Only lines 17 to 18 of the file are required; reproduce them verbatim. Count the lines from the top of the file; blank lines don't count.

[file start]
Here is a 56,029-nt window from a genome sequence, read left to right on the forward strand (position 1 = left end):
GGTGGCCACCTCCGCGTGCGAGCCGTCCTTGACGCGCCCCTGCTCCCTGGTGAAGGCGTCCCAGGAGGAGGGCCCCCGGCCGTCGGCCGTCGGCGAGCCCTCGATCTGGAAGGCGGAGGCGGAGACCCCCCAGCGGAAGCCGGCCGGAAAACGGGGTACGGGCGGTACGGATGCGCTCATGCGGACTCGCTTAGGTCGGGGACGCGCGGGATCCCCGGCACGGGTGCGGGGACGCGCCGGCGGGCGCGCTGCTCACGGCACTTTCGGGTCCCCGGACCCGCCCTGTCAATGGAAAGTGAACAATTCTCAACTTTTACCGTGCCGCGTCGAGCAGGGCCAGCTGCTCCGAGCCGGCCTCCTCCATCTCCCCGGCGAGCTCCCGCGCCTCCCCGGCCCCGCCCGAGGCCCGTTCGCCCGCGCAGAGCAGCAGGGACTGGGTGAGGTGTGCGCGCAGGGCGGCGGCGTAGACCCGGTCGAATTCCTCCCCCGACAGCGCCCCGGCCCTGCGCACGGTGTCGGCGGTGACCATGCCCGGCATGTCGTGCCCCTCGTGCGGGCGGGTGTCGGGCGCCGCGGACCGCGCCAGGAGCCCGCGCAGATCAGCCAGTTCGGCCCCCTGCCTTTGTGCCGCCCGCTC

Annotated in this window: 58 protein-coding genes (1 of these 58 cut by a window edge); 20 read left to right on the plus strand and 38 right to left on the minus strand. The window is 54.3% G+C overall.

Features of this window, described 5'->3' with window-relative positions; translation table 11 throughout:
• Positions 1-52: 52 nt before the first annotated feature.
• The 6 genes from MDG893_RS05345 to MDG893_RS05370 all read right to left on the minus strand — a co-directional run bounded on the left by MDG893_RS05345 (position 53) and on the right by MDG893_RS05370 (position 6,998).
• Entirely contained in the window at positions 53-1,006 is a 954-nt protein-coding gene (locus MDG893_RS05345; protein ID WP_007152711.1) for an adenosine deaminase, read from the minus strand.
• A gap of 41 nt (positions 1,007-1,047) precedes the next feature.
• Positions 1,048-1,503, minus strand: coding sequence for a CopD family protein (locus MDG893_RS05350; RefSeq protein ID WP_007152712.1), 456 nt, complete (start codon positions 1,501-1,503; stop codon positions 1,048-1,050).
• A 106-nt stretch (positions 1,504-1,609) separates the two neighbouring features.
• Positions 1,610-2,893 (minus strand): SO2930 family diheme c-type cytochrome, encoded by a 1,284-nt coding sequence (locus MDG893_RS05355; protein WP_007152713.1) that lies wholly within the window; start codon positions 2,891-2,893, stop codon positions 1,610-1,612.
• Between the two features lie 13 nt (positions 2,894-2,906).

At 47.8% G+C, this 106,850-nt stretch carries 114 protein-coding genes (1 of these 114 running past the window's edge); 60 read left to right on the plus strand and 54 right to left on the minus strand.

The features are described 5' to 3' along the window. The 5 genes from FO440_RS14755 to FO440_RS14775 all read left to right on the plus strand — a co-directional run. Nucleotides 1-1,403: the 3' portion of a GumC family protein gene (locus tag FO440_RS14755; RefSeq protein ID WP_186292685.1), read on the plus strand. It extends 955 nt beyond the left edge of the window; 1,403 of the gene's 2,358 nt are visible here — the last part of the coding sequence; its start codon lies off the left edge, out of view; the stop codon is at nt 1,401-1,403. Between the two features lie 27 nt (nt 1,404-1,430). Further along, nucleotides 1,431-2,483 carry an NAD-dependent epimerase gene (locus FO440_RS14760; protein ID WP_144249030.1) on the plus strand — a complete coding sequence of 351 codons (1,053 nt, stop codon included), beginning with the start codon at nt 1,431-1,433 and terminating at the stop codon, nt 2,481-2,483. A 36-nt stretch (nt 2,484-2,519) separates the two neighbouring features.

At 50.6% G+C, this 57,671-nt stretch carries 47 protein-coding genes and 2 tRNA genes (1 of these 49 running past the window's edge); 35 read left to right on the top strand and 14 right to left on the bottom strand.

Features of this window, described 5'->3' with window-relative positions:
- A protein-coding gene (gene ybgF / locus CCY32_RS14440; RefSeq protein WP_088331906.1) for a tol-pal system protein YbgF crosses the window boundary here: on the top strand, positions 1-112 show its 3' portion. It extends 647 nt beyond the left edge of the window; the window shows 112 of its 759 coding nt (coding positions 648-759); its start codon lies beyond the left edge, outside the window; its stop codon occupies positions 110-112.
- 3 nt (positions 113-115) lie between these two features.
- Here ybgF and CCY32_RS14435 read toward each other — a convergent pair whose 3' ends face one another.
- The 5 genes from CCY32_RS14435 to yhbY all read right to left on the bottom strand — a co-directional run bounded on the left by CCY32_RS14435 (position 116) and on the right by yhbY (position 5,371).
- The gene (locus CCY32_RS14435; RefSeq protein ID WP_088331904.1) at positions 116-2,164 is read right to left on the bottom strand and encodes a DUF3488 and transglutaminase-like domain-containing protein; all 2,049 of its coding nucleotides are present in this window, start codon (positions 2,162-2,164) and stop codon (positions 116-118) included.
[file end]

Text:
- A protein-coding gene (gene ybgF / locus CCY32_RS14440; RefSeq protein WP_088331906.1) for a tol-pal system protein YbgF crosses the window boundary here: on the top strand, positions 1-112 show its 3' portion. It extends 647 nt beyond the left edge of the window; the window shows 112 of its 759 coding nt (coding positions 648-759); its start codon lies beyond the left edge, outside the window; its stop codon occupies positions 110-112.
- 3 nt (positions 113-115) lie between these two features.